A quick glance around the room you are in, and note first ten products you interact with, or think about the next few services you use, and consider everyone (at businesses both big and small) working hard to make them better for you. You’ll find a continuous disruption and innovation being created around.
Value creation and preservation will be the defining asset for many of these companies – those that do this will continue to surf the wave of disruptive innovations and stay atop their markets.
Unilever and P&G are masters at traditional marketing, mostly offline, but their struggle with the direct-to-consumer brand-building is evident from the some innovative startups eating into their core market shares with disruptive customer engagement strategy.(More about it in my next update) Again, the failure of large consumer and retail players to innovate is clear in the Walmart vs. Amazon battle.One category after another is being transformed by new brands as consumers demand more personalized offering.
Business Managers are oft seen struggling to keep customers, by dropping prices or offering comparable product features.This short term strategy won’t work since they might lack the the intrinsic advantage of the disrupting competitor.
Innovation is often the product of mistakes made, of caution thrown to the wind,and yet, the ability to be disruptive and quietly meticulous might just be the difference between a bubble-fueled fad and a business built to last.
Several businesses have exhibited this in recent past. And for a change today I am not going to speak a lot about e-commerce.
Living Spaces, a California based company started with a simple goal to provide a whole range of furniture under one roof at the same or better quality than some of the leading furniture brands at a fraction of the price. They blended in unique advantages ready stock and assured delivery within 24 hours, even special orders with furnishing of choice within 2 weeks. This was unheard of in the $100 Bn+ US furniture markets. In 16 years the company has expanded to 19 stores in California and aspires to be the leading lifestyle brand of the country.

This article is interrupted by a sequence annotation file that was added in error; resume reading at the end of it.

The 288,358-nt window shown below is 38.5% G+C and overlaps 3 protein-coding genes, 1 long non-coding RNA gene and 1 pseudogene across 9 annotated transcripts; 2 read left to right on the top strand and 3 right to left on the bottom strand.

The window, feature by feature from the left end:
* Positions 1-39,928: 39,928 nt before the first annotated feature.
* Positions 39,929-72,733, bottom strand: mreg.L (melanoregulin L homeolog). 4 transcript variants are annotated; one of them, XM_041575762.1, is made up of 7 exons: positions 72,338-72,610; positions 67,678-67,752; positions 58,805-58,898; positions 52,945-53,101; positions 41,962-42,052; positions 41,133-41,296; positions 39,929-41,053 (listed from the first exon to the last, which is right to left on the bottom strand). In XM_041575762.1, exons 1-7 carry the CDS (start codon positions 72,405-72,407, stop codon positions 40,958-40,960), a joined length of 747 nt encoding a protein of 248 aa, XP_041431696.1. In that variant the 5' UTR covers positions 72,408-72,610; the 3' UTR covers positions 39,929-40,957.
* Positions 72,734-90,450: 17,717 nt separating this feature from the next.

During a time of one of the most profound shifts in America’s population, due to the silicon valley growth, Trader Joe’s has proven how cultural awareness can cultivate business growth, and a grass-roots marketing niche that draws viral consumer activity. Their non-conventional culturally-tailored approach and attitude is one that is deeply embedded in the roots of their business model: from their packaging, product selection, store layout and graphics, to their vendors, employees and management. Trader Joe’s knows its audience. Trader Joe’s is focused on product innovation and selling groceries and wine at a cheap price. Because customers know they can get high-quality stuff at a low price, they pack Trader Joe’s stores. Eighty percent of Trader Joe’s products are in-house, meaning that customers can’t get them anywhere else and the grocer can sell them at lower prices.
Warby Parker, the innovative eye ware company started by four Wharton B-school students, is, overall, a daunting model to emulate, growing from 0 to 30 stores in six years.From Customer in store experience to the pricing the entire retail strategy, the company has disrupted local traditional optometrists who had been serving their local communities at much higher cost.By designing and manufacturing their own frames and selling directly to consumers over the Internet, they’re able to charge as little as $95 per frame, a fraction of what a similarly nice pair of glasses would cost at a typical optical shop. That price also includes prescription lenses, shipping, and a donation to a not-for-profit such as Vision Spring.
The learning here is to focus on what Clayton Christensen would advise – to understand “what jobs does do customers want the product to perform ?” Successful entrepreneurs naturally look at opportunities in terms of the jobs they can do for customers to make the product work at a cost advantage.
Customers now expect to be welcome and respected participants in the brands they love. They don’t want to be persuaded that something is worth buying; they want to contribute to making that brand better.